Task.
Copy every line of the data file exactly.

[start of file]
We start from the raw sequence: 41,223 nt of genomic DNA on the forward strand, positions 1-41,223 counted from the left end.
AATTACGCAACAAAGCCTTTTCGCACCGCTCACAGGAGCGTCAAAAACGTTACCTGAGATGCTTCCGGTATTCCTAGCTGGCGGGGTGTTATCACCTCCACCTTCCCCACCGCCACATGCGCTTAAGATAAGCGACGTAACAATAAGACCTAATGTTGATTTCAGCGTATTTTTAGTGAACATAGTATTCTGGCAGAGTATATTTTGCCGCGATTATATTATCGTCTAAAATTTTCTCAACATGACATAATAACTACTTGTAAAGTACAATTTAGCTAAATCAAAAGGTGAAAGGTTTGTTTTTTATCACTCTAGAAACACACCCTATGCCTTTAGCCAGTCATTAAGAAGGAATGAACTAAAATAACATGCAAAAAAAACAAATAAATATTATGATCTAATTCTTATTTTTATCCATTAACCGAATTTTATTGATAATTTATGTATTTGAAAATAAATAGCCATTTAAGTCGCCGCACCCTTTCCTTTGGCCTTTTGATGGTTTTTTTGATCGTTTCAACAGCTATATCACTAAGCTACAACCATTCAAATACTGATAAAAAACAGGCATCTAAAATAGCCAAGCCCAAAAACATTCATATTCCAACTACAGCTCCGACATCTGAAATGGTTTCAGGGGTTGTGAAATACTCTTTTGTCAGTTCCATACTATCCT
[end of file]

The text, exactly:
We start from the raw sequence: 41,223 nt of genomic DNA on the forward strand, positions 1-41,223 counted from the left end.
AATTACGCAACAAAGCCTTTTCGCACCGCTCACAGGAGCGTCAAAAACGTTACCTGAGATGCTTCCGGTATTCCTAGCTGGCGGGGTGTTATCACCTCCACCTTCCCCACCGCCACATGCGCTTAAGATAAGCGACGTAACAATAAGACCTAATGTTGATTTCAGCGTATTTTTAGTGAACATAGTATTCTGGCAGAGTATATTTTGCCGCGATTATATTATCGTCTAAAATTTTCTCAACATGACATAATAACTACTTGTAAAGTACAATTTAGCTAAATCAAAAGGTGAAAGGTTTGTTTTTTATCACTCTAGAAACACACCCTATGCCTTTAGCCAGTCATTAAGAAGGAATGAACTAAAATAACATGCAAAAAAAACAAATAAATATTATGATCTAATTCTTATTTTTATCCATTAACCGAATTTTATTGATAATTTATGTATTTGAAAATAAATAGCCATTTAAGTCGCCGCACCCTTTCCTTTGGCCTTTTGATGGTTTTTTTGATCGTTTCAACAGCTATATCACTAAGCTACAACCATTCAAATACTGATAAAAAACAGGCATCTAAAATAGCCAAGCCCAAAAACATTCATATTCCAACTACAGCTCCGACATCTGAAATGGTTTCAGGGGTTGTGAAATACTCTTTTGTCAGTTCCATACTATCCT